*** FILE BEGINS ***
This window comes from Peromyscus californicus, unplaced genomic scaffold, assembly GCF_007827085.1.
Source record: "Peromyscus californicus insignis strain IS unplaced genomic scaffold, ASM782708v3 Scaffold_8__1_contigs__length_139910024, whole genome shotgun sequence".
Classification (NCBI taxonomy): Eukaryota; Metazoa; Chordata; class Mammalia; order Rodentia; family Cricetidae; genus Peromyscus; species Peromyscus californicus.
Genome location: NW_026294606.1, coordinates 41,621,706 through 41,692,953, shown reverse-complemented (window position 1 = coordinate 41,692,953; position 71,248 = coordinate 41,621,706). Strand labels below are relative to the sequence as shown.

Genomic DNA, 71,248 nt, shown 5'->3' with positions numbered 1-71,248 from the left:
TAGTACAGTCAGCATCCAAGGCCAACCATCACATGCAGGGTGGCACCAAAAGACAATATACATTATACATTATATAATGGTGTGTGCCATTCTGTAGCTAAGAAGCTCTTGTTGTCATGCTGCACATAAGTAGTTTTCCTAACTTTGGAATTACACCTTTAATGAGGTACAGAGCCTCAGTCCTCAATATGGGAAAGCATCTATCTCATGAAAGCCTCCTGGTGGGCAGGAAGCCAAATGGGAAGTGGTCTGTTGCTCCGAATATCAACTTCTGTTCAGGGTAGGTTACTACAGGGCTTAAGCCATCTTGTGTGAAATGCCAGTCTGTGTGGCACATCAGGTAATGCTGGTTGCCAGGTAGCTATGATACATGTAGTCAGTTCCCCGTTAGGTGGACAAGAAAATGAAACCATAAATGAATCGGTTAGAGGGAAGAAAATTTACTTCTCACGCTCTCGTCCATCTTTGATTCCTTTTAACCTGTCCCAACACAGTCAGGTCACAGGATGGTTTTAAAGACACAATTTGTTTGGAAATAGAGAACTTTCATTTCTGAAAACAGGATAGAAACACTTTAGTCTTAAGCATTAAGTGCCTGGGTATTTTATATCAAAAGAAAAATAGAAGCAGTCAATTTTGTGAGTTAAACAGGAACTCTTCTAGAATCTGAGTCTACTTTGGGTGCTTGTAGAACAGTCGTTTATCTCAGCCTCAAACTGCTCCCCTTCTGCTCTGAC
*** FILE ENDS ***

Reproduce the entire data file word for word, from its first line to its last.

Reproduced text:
This window comes from Peromyscus californicus, unplaced genomic scaffold, assembly GCF_007827085.1.
Source record: "Peromyscus californicus insignis strain IS unplaced genomic scaffold, ASM782708v3 Scaffold_8__1_contigs__length_139910024, whole genome shotgun sequence".
Classification (NCBI taxonomy): Eukaryota; Metazoa; Chordata; class Mammalia; order Rodentia; family Cricetidae; genus Peromyscus; species Peromyscus californicus.
Genome location: NW_026294606.1, coordinates 41,621,706 through 41,692,953, shown reverse-complemented (window position 1 = coordinate 41,692,953; position 71,248 = coordinate 41,621,706). Strand labels below are relative to the sequence as shown.

Genomic DNA, 71,248 nt, shown 5'->3' with positions numbered 1-71,248 from the left:
TAGTACAGTCAGCATCCAAGGCCAACCATCACATGCAGGGTGGCACCAAAAGACAATATACATTATACATTATATAATGGTGTGTGCCATTCTGTAGCTAAGAAGCTCTTGTTGTCATGCTGCACATAAGTAGTTTTCCTAACTTTGGAATTACACCTTTAATGAGGTACAGAGCCTCAGTCCTCAATATGGGAAAGCATCTATCTCATGAAAGCCTCCTGGTGGGCAGGAAGCCAAATGGGAAGTGGTCTGTTGCTCCGAATATCAACTTCTGTTCAGGGTAGGTTACTACAGGGCTTAAGCCATCTTGTGTGAAATGCCAGTCTGTGTGGCACATCAGGTAATGCTGGTTGCCAGGTAGCTATGATACATGTAGTCAGTTCCCCGTTAGGTGGACAAGAAAATGAAACCATAAATGAATCGGTTAGAGGGAAGAAAATTTACTTCTCACGCTCTCGTCCATCTTTGATTCCTTTTAACCTGTCCCAACACAGTCAGGTCACAGGATGGTTTTAAAGACACAATTTGTTTGGAAATAGAGAACTTTCATTTCTGAAAACAGGATAGAAACACTTTAGTCTTAAGCATTAAGTGCCTGGGTATTTTATATCAAAAGAAAAATAGAAGCAGTCAATTTTGTGAGTTAAACAGGAACTCTTCTAGAATCTGAGTCTACTTTGGGTGCTTGTAGAACAGTCGTTTATCTCAGCCTCAAACTGCTCCCCTTCTGCTCTGAC